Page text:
Balancing Act: What Is ‘Grown Up,’ If Not Spouse, Kids, Career? A Fictional Character Shows Us

By Heidi Stevens
Chicago Tribune

WWR Article Summary (tl;dr) Jami Attenberg, who grew up in suburban Chicago and is perhaps best known for her 2012 novel, “The Middlesteins,” said she wanted to meet someone like Andrea (the protagonist of her new novel “All Grown Up”), so she wrote her.

Chicago Tribune

Andrea Bern is the rare female character who doesn’t live in search of a sidekick, romantic or otherwise.

She’s the protagonist of “All Grown Up,” Jami Attenberg’s highly anticipated novel, released March 7, about a single, child-free, medium-successful art school dropout New Yorker who wonders, often through a boozy haze, what it means to be an adult, if not the accumulation of a spouse and/or children and/or a triumphant career.

This is Andrea, describing herself, in the first chapter of a book that manages to be funny, tragic and delightful:
There are men also, in your bed, in your world, foggily, but you are less interested in them than in muffling the voice in your head that says you are doing absolutely nothing with your life, that you are a child, that the accouterments of adulthood are (expletive), they don’t mean a (expletive) thing, and you are trapped between one place and another and you always will be unless something forces you to change.

Attenberg, who grew up in suburban Chicago and is perhaps best known for her 2012 novel, “The Middlesteins,” said she wanted to meet someone like Andrea, so she wrote her.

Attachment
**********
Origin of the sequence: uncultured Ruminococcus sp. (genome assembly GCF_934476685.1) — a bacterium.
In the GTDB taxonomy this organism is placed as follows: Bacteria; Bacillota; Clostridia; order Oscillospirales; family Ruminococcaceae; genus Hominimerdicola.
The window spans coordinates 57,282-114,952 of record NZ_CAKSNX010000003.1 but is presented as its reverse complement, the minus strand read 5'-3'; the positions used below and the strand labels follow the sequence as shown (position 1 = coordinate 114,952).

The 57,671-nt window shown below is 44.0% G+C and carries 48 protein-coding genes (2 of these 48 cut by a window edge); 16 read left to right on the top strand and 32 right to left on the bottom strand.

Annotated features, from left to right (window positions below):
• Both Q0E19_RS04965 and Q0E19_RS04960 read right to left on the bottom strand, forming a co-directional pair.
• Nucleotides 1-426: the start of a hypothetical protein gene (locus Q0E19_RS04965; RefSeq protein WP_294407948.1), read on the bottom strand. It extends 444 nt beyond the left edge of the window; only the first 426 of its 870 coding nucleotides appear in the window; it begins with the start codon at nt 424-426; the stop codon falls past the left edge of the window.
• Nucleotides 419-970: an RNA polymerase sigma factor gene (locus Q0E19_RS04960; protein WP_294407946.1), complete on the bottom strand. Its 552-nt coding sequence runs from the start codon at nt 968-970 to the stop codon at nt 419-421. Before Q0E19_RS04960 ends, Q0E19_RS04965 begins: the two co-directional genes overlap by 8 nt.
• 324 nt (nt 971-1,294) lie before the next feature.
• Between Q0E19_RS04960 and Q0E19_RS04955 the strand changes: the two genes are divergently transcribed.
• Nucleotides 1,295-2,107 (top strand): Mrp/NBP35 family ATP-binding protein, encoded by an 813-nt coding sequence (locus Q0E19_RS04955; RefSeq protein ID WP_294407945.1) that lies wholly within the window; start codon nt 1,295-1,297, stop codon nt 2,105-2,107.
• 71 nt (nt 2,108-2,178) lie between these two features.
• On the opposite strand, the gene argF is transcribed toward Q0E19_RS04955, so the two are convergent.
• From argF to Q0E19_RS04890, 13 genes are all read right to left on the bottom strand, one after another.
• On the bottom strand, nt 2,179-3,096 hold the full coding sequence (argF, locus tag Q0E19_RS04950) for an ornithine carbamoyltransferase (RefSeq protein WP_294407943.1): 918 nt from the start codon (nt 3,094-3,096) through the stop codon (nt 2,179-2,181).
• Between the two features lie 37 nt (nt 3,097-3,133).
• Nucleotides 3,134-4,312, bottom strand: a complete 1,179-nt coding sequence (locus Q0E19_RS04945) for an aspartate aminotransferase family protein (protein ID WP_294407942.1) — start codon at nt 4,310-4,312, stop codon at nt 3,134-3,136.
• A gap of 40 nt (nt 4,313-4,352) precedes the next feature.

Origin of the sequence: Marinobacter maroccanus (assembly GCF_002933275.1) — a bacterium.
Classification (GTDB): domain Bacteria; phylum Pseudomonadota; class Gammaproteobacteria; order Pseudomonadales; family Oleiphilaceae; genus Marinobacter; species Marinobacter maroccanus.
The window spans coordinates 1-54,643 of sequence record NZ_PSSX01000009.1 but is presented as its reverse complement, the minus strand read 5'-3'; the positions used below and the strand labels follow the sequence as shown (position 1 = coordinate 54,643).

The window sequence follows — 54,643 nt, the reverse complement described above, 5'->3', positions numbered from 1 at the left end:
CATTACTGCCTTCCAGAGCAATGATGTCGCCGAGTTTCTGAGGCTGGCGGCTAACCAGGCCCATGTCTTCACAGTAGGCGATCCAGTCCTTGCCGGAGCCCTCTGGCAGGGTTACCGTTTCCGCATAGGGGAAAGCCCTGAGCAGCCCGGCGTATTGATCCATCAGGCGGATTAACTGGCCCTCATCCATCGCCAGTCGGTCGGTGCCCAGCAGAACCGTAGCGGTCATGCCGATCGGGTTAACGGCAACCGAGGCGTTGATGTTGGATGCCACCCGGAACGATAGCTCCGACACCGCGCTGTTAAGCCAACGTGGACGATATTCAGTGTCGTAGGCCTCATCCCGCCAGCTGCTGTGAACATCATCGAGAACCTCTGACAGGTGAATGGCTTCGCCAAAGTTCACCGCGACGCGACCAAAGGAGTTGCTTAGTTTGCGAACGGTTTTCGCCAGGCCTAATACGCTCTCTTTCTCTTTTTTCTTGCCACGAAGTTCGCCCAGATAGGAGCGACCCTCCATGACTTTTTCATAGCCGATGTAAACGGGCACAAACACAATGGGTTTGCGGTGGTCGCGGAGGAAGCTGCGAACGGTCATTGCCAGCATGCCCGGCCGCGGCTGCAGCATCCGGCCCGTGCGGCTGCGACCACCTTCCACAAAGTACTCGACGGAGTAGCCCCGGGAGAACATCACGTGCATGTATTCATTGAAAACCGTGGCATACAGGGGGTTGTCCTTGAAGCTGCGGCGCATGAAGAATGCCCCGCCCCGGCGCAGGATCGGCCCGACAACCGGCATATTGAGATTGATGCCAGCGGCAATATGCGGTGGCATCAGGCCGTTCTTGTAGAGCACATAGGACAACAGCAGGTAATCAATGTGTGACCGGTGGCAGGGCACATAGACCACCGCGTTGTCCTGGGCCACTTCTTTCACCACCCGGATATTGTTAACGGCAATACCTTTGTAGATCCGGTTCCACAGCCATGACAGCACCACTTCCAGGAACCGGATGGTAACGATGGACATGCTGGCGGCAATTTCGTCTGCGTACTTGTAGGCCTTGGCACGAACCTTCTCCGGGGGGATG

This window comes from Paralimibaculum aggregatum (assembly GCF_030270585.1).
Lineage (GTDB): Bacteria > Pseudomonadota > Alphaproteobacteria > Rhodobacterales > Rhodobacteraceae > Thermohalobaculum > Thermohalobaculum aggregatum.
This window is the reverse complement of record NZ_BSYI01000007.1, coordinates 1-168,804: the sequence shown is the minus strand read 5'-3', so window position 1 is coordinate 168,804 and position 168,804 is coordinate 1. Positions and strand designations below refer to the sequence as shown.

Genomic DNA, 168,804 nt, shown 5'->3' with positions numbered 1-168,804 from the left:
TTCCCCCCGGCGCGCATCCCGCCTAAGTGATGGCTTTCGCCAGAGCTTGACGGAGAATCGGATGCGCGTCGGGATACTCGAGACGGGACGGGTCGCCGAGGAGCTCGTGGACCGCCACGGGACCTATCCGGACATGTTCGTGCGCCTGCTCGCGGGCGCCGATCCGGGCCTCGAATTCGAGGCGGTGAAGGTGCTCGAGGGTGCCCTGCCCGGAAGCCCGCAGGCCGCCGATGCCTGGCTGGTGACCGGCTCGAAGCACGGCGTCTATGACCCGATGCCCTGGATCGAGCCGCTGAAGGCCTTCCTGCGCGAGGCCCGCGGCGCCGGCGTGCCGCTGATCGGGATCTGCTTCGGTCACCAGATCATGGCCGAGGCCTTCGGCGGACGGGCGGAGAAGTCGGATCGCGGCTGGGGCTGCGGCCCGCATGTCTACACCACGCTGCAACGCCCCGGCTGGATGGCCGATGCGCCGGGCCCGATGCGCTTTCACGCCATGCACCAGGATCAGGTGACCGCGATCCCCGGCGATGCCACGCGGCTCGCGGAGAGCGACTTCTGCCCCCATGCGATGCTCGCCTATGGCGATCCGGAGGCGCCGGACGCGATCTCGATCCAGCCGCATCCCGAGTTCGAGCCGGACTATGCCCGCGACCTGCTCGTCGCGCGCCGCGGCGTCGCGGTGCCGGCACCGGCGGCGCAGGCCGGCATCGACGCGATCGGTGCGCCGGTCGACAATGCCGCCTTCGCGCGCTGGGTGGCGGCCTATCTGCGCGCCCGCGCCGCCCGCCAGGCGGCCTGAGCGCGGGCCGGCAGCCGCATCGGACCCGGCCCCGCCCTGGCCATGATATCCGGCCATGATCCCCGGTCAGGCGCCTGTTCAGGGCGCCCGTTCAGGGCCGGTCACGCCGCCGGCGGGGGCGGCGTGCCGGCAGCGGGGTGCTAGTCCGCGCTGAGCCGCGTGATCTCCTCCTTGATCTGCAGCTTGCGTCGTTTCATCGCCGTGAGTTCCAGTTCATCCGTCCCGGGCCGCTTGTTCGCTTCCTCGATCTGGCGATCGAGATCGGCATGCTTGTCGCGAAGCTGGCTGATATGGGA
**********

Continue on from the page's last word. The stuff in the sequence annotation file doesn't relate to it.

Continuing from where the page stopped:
“I wanted to create a character that wasn’t defined by her romantic state or status,” Attenberg told me. “I felt like I’ve lived my entire life seeing movies and books and other things in our culture that represent a happy ending as finding love, and I just wanted to see a different representation of a happy ending. Not that she necessarily has a happy ending.”

The book certainly doesn’t end on a happy note. But its strength lies in its ability to keep the reader questioning, throughout, what is happiness and what is, simply, rule-following.

“There’s a safety in making stereotypically adult choices, and someone who doesn’t make those kind of choices or achieve those kind of milestones can be considered threatening,” Attenberg said. “The sort of people who choose unconventional paths can sometimes make people feel uncomfortable.”

But uncomfortable can be good, particularly in a novel.

“If I just had characters who did everything perfectly, it wouldn’t be a very interesting book,” Attenberg said. “Andrea doesn’t always make the right choices, but what I personally think is right is not necessarily what I have my characters do.”

Early in the novel, Andrea’s older brother, David, has a baby girl who’s born with severe health complications. Doctors assure the family she won’t live more than five years, if that. It’s fascinating to watch how Andrea allows (or doesn’t allow) this truth to encroach on her life. She repeatedly turns down her family’s invitations to visit or help, and she distances herself, emotionally and physically, from her dying niece.

It’s troubling and, yet, familiar, a metaphor, maybe, for the way we shield ourselves from other people’s pain lest it become ours too.

Attenberg said her favorite relationship is between Andrea and her mother, widowed young and poor when Andrea’s father died of a drug overdose. But she found herself caring for each character uniquely.

“When I write books, my characters either start off really flawed, and I write my way into loving them, or I start out loving them and write my way into their flaws,” she said. “There wasn’t one character where I was like, ‘I’m sick of you.’ ”

Indigo, Andrea’s longtime best friend, is a yoga instructor whose gorgeous baby and wealth-infused marriage belie a lonely existence.

“Her life is architected, elegant and angular, a beauty to behold,” Andrea says of Indigo. “And mine is a stew, a juicy, sloppy mess of ingredients and feelings and emotions, too much salt and spice, too much anxiety, always a little dribbling down the front of my shirt.

“But have you tasted it? Have you tasted it? It’s delicious.”

And refreshingly different from the usual fare.

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